What could be better than fresh, ripe, local organic fruit? Free fresh, ripe, local organic fruit. That's exactly what area eaters will get if members of a new group called Madison Fruits and Nuts have their way. And it's looking ever more likely that they will.
The organization, formed last year to promote the planting of edible landscaping in the Madison region, is a wish come true for community activist and avid urban gleaner Janet Parker. A member of the Madison Parks Board of Commissioners, Parker recognized the swelling nationwide interest in public orchards; she teamed up with commission chair Bill Barker, fellow gleaner-gardener Jim Winkle and others to explore the local possibilities, and soon Madison Fruits and Nuts was born.
Fruit and nut trees and other edible plants provide a "low-impact free public food source," says Parker. Winkle lauds the "community-building aspect of people coming together to create and tend orchards." Plus, he says, "They're beautiful." The group envisions a local network of orchards that would add to the three currently in place at Mendota Mental Health Institute, Midvale Elementary School and Quann Park.
"City parks are the focus right now, but bike paths, greenways and street terraces are also part of the plan," notes Parker. "These are places where public orchards are already in place in other cities, like Portland and Detroit. So it can happen here, too."
Indeed, it's no pie-in-the-sky dream; the group has support from the Parks Division, which is working to set guidelines for orchards in city parks. Says Parker, "Once they have a review procedure in place, then everyone who wants an orchard can submit a proposal."
And there's considerable community support for the group's goals. An initial public meeting, held on a frigid night in December, drew nearly 100 attendees. With visions of plum, pear and even peach trees dancing in their heads, participants identified potential orchard sites around town; most also signed on for planting and tending duty. Later, using such criteria as the availability of water and a willing volunteer base, Parks Division staff narrowed the list to locations most likely to succeed.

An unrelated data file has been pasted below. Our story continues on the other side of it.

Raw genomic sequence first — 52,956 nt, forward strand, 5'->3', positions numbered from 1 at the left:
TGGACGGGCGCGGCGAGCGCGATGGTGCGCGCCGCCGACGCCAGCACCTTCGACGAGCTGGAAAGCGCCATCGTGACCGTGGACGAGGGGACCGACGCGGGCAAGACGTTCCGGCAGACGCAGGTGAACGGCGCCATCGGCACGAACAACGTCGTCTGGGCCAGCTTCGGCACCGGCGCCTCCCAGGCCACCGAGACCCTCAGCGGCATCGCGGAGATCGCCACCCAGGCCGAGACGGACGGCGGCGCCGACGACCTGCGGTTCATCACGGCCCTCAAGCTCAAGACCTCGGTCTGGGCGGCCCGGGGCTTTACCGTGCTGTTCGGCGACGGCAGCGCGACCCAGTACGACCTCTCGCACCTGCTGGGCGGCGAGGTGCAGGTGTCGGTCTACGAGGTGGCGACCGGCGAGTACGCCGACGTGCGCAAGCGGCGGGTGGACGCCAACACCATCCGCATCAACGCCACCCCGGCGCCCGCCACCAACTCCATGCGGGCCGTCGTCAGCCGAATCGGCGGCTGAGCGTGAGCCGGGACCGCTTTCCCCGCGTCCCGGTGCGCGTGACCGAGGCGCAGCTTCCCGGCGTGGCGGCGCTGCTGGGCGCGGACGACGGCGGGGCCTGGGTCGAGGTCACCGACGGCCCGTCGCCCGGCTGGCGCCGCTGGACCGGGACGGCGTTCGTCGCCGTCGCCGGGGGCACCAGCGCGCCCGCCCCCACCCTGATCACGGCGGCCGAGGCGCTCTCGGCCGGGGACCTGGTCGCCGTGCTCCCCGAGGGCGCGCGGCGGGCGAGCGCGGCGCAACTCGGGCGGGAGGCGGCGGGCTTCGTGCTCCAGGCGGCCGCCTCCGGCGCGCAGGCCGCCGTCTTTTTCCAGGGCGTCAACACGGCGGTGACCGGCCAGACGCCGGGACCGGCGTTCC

Meanwhile, seeking funding for both the trees and training to maintain them, Madison Fruits and Nuts applied to the Fruit Tree Planting Foundation, a nonprofit charity whose mission, according to their website, is to "plant and help others plant a collective total of 18 billion fruit trees across the world."
Now the Madison organizers have a good shot at getting financial support, too. Four potential orchard sites in Madison plus one submitted by a Middleton group have made it to the foundation's short list of 100 locations across the nation that are in the running for their funding. A total of 25 winners will be chosen by online public vote through Aug. 31; that is, the five top vote-earners each month during that period will win an orchard.
Local candidates in the competition are: Marlborough Park in the Allied-Dunn's Marsh neighborhood; Wingra Park in the Dudgeon-Monroe neighborhood; Troy Kids Garden on the north side; Eagle Heights Garden on the UW Madison campus; and Bock Garden in Middleton.
Madison Fruits and Nuts members are encouraging people to vote via its website at www.madisonfruitsandnuts.org. (This route operates more quickly and effectively than via the official site, called "Communities Take Root," at which visitors faced navigating problems when the contest opened last week.) Each person may vote once per day.
The vote drive is but one effort that Madison Fruits and Nuts has under way. "We're shopping for other grants, too," says Parker. "In particular, we're looking for local sources to support orchard plantings this spring. We'd love it if someone came forward and told us, 'I can help with that.'"
In recent weeks, the group hosted several fruit-tree pruning workshops and has been organizing a series of Earth Day events to take place at UW-Madison on April 22. Plans for the latter include tours of urban-ag-related places on campus, such as the vegetable gardens operated by F.H. King Students for Sustainable Agriculture (which is co-sponsoring the events).
They're also bringing in urban farming activist Ashley Atkinson, a program director at the Greening of Detroit, to lead a hands-on fruit workshop at Eagle Heights Community Garden and to give a talk.